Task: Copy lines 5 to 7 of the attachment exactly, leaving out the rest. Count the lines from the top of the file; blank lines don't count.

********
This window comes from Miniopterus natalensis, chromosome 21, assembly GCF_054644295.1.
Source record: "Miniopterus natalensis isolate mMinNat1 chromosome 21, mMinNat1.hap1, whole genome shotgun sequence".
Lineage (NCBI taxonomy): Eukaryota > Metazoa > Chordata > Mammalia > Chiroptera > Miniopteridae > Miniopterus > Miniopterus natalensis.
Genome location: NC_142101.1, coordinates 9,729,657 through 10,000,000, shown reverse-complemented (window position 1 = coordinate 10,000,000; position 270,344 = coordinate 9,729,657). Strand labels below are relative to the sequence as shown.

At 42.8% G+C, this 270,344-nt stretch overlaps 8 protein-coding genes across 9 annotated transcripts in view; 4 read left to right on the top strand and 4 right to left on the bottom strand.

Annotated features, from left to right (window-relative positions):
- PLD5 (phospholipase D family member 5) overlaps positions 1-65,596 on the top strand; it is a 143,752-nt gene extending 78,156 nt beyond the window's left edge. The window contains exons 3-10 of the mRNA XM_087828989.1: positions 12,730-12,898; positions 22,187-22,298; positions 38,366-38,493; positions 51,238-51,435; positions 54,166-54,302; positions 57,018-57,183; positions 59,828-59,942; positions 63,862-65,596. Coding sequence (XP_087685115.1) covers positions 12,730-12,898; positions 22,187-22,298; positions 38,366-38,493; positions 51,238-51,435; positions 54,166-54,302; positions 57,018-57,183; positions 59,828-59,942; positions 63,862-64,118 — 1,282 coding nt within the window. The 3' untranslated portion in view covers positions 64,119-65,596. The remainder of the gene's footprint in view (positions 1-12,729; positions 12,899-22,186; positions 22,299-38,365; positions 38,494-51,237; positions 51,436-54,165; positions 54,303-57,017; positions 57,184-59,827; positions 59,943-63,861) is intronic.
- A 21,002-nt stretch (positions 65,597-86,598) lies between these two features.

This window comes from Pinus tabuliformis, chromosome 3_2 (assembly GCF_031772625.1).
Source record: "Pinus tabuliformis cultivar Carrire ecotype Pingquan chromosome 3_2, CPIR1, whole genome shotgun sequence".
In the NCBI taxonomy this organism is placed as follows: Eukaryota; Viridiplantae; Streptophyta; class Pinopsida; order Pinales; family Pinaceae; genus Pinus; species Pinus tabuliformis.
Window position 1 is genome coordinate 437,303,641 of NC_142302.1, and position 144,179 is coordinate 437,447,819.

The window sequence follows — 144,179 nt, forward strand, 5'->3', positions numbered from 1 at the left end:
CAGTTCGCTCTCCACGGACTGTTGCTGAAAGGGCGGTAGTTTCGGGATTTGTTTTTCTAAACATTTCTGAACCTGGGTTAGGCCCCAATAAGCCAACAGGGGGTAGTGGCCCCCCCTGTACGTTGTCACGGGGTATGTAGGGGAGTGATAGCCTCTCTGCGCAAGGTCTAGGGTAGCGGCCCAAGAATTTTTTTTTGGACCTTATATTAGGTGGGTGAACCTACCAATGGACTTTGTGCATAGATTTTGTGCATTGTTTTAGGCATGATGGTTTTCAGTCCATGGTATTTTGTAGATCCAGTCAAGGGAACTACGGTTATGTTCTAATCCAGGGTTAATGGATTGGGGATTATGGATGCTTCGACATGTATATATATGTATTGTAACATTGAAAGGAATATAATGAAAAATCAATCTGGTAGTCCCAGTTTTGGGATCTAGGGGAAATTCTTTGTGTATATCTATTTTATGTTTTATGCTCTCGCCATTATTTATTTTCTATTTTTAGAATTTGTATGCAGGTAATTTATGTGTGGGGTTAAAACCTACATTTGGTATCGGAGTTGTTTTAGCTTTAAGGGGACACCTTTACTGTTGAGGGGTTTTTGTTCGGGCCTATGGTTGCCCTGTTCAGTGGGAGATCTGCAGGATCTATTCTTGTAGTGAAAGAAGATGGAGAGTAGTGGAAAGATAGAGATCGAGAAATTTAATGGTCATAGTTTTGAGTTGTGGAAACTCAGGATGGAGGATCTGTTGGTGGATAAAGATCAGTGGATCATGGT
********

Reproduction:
At 42.8% G+C, this 270,344-nt stretch overlaps 8 protein-coding genes across 9 annotated transcripts in view; 4 read left to right on the top strand and 4 right to left on the bottom strand.

Annotated features, from left to right (window-relative positions):
- PLD5 (phospholipase D family member 5) overlaps positions 1-65,596 on the top strand; it is a 143,752-nt gene extending 78,156 nt beyond the window's left edge. The window contains exons 3-10 of the mRNA XM_087828989.1: positions 12,730-12,898; positions 22,187-22,298; positions 38,366-38,493; positions 51,238-51,435; positions 54,166-54,302; positions 57,018-57,183; positions 59,828-59,942; positions 63,862-65,596. Coding sequence (XP_087685115.1) covers positions 12,730-12,898; positions 22,187-22,298; positions 38,366-38,493; positions 51,238-51,435; positions 54,166-54,302; positions 57,018-57,183; positions 59,828-59,942; positions 63,862-64,118 — 1,282 coding nt within the window. The 3' untranslated portion in view covers positions 64,119-65,596. The remainder of the gene's footprint in view (positions 1-12,729; positions 12,899-22,186; positions 22,299-38,365; positions 38,494-51,237; positions 51,436-54,165; positions 54,303-57,017; positions 57,184-59,827; positions 59,943-63,861) is intronic.